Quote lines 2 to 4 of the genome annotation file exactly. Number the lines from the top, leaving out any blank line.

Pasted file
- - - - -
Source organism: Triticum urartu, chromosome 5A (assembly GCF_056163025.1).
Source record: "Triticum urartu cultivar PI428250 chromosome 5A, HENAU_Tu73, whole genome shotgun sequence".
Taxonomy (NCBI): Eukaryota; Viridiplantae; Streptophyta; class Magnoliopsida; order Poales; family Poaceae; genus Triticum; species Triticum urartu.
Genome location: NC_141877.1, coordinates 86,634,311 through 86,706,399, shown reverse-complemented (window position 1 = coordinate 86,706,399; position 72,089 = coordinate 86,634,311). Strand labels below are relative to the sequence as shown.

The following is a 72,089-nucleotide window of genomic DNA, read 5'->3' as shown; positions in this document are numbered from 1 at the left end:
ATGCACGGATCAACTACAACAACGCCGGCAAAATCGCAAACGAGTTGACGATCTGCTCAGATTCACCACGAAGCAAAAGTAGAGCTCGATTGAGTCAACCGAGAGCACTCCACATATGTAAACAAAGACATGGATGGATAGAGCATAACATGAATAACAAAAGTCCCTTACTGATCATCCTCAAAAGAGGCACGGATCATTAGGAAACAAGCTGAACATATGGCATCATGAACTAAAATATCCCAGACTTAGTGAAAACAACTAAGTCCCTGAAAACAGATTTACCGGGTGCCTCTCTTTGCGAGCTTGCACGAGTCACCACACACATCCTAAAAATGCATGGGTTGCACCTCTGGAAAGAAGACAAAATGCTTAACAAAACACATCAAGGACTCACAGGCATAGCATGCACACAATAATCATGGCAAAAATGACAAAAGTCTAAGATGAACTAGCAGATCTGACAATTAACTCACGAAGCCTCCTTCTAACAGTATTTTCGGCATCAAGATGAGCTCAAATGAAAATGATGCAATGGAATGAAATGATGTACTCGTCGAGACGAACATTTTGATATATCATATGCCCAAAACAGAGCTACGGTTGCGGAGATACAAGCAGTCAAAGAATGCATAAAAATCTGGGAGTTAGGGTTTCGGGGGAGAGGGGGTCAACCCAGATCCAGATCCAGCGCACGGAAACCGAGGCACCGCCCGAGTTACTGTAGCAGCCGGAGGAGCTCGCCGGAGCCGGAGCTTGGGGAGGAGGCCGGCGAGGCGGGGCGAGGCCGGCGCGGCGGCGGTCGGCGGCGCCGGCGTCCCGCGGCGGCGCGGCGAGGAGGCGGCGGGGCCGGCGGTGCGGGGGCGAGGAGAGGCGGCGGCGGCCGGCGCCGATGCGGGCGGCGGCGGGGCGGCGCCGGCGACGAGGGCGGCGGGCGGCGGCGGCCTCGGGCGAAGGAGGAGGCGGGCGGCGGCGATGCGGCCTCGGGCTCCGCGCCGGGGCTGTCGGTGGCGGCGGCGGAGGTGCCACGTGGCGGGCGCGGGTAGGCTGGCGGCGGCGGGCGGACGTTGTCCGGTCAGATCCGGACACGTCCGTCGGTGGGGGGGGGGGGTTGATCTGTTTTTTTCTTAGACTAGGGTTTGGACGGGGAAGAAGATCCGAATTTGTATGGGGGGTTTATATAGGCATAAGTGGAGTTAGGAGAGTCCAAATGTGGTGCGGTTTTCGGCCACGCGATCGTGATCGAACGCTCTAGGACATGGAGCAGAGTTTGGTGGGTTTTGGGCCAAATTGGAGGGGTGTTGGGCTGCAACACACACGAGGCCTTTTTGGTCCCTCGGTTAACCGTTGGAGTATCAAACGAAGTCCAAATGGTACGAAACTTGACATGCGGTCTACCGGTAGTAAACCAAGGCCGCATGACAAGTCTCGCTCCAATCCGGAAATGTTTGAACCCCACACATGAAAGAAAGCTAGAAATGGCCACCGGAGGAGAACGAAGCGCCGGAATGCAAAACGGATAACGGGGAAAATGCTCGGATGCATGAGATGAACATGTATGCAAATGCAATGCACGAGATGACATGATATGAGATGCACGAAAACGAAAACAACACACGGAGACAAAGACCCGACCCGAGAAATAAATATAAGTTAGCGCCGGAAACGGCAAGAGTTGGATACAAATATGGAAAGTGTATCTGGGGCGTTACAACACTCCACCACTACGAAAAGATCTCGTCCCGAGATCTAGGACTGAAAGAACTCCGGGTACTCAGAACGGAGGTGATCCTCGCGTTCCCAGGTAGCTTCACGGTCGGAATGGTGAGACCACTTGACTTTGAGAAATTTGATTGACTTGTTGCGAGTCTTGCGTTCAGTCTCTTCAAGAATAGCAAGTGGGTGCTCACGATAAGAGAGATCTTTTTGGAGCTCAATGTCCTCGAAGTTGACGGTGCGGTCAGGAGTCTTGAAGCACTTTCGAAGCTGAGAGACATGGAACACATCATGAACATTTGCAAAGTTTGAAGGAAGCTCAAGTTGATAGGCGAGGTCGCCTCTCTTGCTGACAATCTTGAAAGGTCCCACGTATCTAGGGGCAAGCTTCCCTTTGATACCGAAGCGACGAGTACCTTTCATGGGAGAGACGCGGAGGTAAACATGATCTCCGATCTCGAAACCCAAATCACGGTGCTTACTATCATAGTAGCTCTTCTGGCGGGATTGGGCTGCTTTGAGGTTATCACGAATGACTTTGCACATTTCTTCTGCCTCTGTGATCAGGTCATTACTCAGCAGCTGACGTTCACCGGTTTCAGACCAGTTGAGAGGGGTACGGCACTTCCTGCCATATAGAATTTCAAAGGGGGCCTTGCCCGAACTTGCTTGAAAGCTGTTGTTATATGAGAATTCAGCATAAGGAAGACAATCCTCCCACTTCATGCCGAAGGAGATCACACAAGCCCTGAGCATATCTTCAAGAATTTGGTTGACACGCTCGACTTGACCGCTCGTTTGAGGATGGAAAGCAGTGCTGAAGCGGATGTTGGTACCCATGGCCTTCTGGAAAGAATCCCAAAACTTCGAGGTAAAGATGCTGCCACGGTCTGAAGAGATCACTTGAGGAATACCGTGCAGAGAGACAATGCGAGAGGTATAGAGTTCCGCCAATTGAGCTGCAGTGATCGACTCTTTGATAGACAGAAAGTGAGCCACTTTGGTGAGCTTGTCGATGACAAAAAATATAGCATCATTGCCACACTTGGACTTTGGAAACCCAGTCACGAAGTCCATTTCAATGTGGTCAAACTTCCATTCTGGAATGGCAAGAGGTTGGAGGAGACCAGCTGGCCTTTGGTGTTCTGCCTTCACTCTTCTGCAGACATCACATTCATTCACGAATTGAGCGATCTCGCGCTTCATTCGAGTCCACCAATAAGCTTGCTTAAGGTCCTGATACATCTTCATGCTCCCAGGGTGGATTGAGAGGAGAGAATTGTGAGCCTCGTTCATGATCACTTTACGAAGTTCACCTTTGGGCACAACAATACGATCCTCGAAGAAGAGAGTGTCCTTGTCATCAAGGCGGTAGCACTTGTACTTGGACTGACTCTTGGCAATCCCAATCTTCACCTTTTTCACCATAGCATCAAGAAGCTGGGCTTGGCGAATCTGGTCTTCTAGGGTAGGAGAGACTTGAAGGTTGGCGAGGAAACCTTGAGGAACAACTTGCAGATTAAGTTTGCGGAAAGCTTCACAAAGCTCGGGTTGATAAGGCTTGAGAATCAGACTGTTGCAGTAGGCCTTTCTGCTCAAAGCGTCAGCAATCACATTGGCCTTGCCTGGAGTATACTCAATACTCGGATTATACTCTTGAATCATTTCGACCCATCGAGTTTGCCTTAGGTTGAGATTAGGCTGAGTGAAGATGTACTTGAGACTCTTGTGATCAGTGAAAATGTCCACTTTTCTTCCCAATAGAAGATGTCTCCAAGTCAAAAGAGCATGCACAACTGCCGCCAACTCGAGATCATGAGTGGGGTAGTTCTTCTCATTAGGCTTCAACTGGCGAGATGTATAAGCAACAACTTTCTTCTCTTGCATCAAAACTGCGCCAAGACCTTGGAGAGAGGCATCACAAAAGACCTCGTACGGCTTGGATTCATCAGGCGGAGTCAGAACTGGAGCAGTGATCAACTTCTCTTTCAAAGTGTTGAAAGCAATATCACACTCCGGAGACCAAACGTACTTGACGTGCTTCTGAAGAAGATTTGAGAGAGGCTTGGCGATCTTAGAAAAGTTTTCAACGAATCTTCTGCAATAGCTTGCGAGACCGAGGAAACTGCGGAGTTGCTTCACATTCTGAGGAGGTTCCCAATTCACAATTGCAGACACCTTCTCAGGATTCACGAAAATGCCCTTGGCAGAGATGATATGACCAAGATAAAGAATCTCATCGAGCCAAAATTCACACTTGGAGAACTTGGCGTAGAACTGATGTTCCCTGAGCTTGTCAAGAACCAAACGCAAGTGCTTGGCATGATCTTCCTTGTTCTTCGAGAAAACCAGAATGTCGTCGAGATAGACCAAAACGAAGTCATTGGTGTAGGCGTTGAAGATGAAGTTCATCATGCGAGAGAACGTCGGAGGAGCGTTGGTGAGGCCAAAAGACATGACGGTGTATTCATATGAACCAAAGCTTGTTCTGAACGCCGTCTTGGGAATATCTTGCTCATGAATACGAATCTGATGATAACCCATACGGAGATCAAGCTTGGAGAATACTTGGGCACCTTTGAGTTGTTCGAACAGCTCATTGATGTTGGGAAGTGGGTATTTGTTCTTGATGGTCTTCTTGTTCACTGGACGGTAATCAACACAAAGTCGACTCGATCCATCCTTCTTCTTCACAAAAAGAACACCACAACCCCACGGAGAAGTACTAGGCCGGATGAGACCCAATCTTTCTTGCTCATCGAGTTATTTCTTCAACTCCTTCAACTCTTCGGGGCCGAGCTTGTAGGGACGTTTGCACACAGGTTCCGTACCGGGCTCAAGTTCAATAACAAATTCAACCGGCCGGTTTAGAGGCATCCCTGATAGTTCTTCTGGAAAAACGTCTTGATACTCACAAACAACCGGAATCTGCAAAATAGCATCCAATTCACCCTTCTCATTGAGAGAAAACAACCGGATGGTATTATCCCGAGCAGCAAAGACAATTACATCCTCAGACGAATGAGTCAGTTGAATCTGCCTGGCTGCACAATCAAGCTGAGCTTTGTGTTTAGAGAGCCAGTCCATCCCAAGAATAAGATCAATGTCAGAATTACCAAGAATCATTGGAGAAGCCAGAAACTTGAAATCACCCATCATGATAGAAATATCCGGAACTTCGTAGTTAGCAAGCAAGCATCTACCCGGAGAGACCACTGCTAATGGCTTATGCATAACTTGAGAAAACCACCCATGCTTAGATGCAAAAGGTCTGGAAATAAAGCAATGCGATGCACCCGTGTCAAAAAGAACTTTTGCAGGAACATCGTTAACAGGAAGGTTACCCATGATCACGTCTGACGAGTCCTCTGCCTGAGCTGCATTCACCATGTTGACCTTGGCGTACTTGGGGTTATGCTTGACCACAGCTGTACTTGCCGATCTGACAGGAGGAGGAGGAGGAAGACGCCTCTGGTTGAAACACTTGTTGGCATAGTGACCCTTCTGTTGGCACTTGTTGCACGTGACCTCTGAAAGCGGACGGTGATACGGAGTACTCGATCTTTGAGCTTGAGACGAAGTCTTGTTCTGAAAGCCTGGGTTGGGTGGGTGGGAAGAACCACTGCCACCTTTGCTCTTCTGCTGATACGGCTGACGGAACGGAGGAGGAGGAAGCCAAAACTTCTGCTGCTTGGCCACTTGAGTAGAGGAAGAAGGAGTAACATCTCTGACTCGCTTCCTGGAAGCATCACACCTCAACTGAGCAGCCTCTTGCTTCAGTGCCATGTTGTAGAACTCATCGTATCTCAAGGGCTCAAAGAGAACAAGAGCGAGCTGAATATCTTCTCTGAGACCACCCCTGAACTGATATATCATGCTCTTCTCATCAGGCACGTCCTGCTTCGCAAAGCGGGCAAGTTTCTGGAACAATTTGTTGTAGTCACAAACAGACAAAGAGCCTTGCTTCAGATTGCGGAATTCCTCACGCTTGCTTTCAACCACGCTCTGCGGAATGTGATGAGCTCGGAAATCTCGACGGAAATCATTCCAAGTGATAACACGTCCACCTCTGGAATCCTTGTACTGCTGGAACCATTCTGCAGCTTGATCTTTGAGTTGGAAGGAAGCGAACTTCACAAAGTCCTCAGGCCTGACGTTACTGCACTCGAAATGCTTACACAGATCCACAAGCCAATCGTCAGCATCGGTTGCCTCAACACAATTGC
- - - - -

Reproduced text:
Source record: "Triticum urartu cultivar PI428250 chromosome 5A, HENAU_Tu73, whole genome shotgun sequence".
Taxonomy (NCBI): Eukaryota; Viridiplantae; Streptophyta; class Magnoliopsida; order Poales; family Poaceae; genus Triticum; species Triticum urartu.
Genome location: NC_141877.1, coordinates 86,634,311 through 86,706,399, shown reverse-complemented (window position 1 = coordinate 86,706,399; position 72,089 = coordinate 86,634,311). Strand labels below are relative to the sequence as shown.